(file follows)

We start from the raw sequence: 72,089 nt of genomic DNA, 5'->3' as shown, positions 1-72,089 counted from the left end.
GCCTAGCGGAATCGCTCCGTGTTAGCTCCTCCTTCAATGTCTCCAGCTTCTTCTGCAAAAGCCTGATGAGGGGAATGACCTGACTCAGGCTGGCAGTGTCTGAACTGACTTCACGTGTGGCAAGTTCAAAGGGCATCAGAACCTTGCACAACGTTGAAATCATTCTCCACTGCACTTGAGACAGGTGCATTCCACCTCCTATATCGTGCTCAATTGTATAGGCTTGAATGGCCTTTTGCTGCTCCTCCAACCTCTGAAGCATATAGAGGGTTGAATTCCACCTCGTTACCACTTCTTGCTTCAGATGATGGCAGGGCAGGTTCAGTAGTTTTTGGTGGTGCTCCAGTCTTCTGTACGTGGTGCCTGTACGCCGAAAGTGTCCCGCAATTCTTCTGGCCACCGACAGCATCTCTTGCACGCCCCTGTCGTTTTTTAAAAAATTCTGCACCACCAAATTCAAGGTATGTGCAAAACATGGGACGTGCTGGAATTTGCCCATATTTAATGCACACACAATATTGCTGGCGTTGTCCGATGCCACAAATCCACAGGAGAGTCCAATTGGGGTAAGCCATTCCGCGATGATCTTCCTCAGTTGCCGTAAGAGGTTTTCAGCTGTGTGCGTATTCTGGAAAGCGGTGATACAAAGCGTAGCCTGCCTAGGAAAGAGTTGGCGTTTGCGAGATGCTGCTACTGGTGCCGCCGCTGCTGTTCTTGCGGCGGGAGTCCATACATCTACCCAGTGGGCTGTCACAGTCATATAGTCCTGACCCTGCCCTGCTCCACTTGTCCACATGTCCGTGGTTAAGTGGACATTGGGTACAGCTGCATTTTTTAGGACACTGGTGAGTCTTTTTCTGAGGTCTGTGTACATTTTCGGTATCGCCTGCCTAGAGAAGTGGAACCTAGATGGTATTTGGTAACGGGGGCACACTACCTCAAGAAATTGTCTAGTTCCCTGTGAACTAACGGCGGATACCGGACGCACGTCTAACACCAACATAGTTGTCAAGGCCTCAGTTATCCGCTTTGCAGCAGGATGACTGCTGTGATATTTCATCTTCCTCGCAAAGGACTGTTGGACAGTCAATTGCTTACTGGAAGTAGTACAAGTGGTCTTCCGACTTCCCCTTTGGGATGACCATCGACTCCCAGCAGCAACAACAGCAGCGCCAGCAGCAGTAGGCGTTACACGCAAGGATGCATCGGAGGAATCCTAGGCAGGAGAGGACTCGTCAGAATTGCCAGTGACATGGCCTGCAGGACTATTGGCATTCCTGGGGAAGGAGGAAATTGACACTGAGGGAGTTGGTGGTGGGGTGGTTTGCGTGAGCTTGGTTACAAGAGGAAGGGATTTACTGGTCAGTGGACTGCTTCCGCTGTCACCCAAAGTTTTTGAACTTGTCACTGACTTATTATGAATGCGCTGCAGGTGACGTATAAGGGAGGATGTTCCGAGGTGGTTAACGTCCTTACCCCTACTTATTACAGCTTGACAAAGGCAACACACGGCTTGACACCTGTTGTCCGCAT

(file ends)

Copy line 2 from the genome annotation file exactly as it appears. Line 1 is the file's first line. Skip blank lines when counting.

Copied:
GCCTAGCGGAATCGCTCCGTGTTAGCTCCTCCTTCAATGTCTCCAGCTTCTTCTGCAAAAGCCTGATGAGGGGAATGACCTGACTCAGGCTGGCAGTGTCTGAACTGACTTCACGTGTGGCAAGTTCAAAGGGCATCAGAACCTTGCACAACGTTGAAATCATTCTCCACTGCACTTGAGACAGGTGCATTCCACCTCCTATATCGTGCTCAATTGTATAGGCTTGAATGGCCTTTTGCTGCTCCTCCAACCTCTGAAGCATATAGAGGGTTGAATTCCACCTCGTTACCACTTCTTGCTTCAGATGATGGCAGGGCAGGTTCAGTAGTTTTTGGTGGTGCTCCAGTCTTCTGTACGTGGTGCCTGTACGCCGAAAGTGTCCCGCAATTCTTCTGGCCACCGACAGCATCTCTTGCACGCCCCTGTCGTTTTTTAAAAAATTCTGCACCACCAAATTCAAGGTATGTGCAAAACATGGGACGTGCTGGAATTTGCCCATATTTAATGCACACACAATATTGCTGGCGTTGTCCGATGCCACAAATCCACAGGAGAGTCCAATTGGGGTAAGCCATTCCGCGATGATCTTCCTCAGTTGCCGTAAGAGGTTTTCAGCTGTGTGCGTATTCTGGAAAGCGGTGATACAAAGCGTAGCCTGCCTAGGAAAGAGTTGGCGTTTGCGAGATGCTGCTACTGGTGCCGCCGCTGCTGTTCTTGCGGCGGGAGTCCATACATCTACCCAGTGGGCTGTCACAGTCATATAGTCCTGACCCTGCCCTGCTCCACTTGTCCACATGTCCGTGGTTAAGTGGACATTGGGTACAGCTGCATTTTTTAGGACACTGGTGAGTCTTTTTCTGAGGTCTGTGTACATTTTCGGTATCGCCTGCCTAGAGAAGTGGAACCTAGATGGTATTTGGTAACGGGGGCACACTACCTCAAGAAATTGTCTAGTTCCCTGTGAACTAACGGCGGATACCGGACGCACGTCTAACACCAACATAGTTGTCAAGGCCTCAGTTATCCGCTTTGCAGCAGGATGACTGCTGTGATATTTCATCTTCCTCGCAAAGGACTGTTGGACAGTCAATTGCTTACTGGAAGTAGTACAAGTGGTCTTCCGACTTCCCCTTTGGGATGACCATCGACTCCCAGCAGCAACAACAGCAGCGCCAGCAGCAGTAGGCGTTACACGCAAGGATGCATCGGAGGAATCCTAGGCAGGAGAGGACTCGTCAGAATTGCCAGTGACATGGCCTGCAGGACTATTGGCATTCCTGGGGAAGGAGGAAATTGACACTGAGGGAGTTGGTGGTGGGGTGGTTTGCGTGAGCTTGGTTACAAGAGGAAGGGATTTACTGGTCAGTGGACTGCTTCCGCTGTCACCCAAAGTTTTTGAACTTGTCACTGACTTATTATGAATGCGCTGCAGGTGACGTATAAGGGAGGATGTTCCGAGGTGGTTAACGTCCTTACCCCTACTTATTACAGCTTGACAAAGGCAACACACGGCTTGACACCTGTTGTCCGCAT